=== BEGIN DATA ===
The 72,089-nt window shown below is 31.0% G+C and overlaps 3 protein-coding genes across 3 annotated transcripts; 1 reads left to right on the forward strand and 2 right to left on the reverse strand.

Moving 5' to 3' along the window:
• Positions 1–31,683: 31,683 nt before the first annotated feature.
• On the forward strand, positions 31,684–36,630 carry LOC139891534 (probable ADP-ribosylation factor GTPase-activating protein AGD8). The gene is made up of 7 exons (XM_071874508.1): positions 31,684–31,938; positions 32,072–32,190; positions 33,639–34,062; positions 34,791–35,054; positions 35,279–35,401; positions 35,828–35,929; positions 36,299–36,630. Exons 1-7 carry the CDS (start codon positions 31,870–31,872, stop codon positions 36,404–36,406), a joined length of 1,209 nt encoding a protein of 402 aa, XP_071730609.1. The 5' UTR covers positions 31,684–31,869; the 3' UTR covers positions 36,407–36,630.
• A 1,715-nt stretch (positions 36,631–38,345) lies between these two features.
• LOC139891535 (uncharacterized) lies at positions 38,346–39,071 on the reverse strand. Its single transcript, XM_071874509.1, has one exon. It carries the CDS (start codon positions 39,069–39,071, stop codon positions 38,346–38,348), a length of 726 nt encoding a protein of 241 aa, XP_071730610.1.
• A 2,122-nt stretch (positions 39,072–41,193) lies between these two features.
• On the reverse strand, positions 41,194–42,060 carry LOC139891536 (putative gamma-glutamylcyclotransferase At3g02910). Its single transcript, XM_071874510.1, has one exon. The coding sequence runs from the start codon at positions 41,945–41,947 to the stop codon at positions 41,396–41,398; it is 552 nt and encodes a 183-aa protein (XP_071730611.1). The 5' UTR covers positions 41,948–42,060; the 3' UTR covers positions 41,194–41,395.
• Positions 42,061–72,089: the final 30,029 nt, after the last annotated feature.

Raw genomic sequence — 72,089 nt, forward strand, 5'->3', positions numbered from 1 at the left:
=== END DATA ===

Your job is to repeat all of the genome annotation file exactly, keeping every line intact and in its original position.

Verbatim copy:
The 72,089-nt window shown below is 31.0% G+C and overlaps 3 protein-coding genes across 3 annotated transcripts; 1 reads left to right on the forward strand and 2 right to left on the reverse strand.

Moving 5' to 3' along the window:
• Positions 1–31,683: 31,683 nt before the first annotated feature.
• On the forward strand, positions 31,684–36,630 carry LOC139891534 (probable ADP-ribosylation factor GTPase-activating protein AGD8). The gene is made up of 7 exons (XM_071874508.1): positions 31,684–31,938; positions 32,072–32,190; positions 33,639–34,062; positions 34,791–35,054; positions 35,279–35,401; positions 35,828–35,929; positions 36,299–36,630. Exons 1-7 carry the CDS (start codon positions 31,870–31,872, stop codon positions 36,404–36,406), a joined length of 1,209 nt encoding a protein of 402 aa, XP_071730609.1. The 5' UTR covers positions 31,684–31,869; the 3' UTR covers positions 36,407–36,630.
• A 1,715-nt stretch (positions 36,631–38,345) lies between these two features.
• LOC139891535 (uncharacterized) lies at positions 38,346–39,071 on the reverse strand. Its single transcript, XM_071874509.1, has one exon. It carries the CDS (start codon positions 39,069–39,071, stop codon positions 38,346–38,348), a length of 726 nt encoding a protein of 241 aa, XP_071730610.1.
• A 2,122-nt stretch (positions 39,072–41,193) lies between these two features.
• On the reverse strand, positions 41,194–42,060 carry LOC139891536 (putative gamma-glutamylcyclotransferase At3g02910). Its single transcript, XM_071874510.1, has one exon. The coding sequence runs from the start codon at positions 41,945–41,947 to the stop codon at positions 41,396–41,398; it is 552 nt and encodes a 183-aa protein (XP_071730611.1). The 5' UTR covers positions 41,948–42,060; the 3' UTR covers positions 41,194–41,395.
• Positions 42,061–72,089: the final 30,029 nt, after the last annotated feature.

Raw genomic sequence — 72,089 nt, forward strand, 5'->3', positions numbered from 1 at the left: